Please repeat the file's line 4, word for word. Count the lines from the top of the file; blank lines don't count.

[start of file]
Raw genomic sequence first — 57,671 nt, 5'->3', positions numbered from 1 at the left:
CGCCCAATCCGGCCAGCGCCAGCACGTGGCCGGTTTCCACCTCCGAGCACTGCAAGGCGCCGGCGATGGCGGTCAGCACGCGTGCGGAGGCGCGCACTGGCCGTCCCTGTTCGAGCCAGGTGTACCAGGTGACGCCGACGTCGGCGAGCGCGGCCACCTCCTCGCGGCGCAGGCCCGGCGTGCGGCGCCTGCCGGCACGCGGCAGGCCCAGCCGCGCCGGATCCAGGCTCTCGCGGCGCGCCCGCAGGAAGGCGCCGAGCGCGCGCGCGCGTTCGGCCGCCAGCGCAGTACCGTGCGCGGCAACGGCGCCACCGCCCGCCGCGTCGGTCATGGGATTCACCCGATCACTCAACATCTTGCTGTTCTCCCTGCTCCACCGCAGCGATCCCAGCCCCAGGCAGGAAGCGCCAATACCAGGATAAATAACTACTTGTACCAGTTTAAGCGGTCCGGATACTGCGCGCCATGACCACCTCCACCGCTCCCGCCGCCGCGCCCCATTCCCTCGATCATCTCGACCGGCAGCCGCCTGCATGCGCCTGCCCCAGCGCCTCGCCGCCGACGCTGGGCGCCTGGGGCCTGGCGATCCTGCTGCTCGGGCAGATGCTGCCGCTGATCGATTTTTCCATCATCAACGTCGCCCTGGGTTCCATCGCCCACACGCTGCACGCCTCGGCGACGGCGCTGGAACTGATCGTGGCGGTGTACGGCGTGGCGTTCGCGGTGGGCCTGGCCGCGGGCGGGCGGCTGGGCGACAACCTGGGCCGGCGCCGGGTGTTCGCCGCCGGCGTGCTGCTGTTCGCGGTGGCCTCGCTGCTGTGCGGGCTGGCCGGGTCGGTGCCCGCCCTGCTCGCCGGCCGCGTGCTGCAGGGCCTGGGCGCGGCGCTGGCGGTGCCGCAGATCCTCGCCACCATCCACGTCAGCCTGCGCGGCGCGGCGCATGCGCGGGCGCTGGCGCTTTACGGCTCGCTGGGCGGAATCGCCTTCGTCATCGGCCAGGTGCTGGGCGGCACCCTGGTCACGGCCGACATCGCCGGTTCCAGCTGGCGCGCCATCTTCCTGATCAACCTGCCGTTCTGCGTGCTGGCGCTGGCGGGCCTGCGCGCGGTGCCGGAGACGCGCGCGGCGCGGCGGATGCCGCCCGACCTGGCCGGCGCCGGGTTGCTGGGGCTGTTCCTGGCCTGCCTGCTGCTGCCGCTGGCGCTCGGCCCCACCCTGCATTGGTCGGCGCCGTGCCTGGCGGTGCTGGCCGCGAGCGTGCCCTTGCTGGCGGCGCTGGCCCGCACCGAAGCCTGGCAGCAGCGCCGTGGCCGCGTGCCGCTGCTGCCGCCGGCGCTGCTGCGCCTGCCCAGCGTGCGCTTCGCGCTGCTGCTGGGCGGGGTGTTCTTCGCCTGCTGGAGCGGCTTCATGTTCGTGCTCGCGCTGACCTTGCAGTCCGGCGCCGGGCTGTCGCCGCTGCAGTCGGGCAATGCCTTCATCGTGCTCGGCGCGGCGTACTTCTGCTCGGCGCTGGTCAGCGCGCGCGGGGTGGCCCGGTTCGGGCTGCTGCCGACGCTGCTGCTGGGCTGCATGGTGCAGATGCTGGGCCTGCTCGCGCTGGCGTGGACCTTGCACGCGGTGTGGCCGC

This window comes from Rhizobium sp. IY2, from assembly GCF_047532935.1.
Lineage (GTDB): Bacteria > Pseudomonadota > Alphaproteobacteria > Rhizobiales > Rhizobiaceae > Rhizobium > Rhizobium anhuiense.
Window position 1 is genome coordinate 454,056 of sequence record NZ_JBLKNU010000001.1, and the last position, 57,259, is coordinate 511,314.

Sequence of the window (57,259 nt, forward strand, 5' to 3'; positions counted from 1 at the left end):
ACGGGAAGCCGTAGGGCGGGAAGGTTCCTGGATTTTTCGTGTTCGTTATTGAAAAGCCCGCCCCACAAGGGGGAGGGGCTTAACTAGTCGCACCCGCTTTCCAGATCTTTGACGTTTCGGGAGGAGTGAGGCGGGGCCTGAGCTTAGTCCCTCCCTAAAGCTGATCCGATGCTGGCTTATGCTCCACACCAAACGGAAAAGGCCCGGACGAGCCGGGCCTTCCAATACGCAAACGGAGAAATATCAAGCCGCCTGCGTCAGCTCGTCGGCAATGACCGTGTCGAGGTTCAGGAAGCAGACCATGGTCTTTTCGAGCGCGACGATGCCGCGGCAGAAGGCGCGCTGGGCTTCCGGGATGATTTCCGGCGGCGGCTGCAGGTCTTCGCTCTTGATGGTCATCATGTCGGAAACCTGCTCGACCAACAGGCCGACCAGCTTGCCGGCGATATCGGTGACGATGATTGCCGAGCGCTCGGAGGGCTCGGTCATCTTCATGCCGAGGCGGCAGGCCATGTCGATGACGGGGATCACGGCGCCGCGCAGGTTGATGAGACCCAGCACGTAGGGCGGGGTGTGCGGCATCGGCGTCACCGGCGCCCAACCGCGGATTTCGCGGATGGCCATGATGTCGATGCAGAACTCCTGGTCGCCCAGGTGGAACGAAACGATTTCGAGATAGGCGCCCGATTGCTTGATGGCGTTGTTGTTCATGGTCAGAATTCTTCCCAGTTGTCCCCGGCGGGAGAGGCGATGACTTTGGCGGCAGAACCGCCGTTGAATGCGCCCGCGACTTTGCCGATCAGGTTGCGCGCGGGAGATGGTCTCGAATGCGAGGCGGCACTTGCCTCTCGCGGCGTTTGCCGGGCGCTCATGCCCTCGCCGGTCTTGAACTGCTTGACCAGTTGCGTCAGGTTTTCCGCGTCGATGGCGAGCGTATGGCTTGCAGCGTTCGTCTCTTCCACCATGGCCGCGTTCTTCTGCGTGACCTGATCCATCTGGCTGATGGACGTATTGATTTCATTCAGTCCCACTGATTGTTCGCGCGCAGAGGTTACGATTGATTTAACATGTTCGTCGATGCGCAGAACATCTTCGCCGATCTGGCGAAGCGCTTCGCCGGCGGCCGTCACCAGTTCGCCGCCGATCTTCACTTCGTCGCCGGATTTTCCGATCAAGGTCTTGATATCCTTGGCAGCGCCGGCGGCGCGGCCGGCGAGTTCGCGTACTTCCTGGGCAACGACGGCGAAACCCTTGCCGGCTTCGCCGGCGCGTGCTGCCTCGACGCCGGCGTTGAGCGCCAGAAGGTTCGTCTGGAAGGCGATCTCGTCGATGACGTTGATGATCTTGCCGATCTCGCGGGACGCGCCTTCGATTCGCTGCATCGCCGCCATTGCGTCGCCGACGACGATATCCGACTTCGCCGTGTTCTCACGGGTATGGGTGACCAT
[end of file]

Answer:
Lineage (GTDB): Bacteria > Pseudomonadota > Alphaproteobacteria > Rhizobiales > Rhizobiaceae > Rhizobium > Rhizobium anhuiense.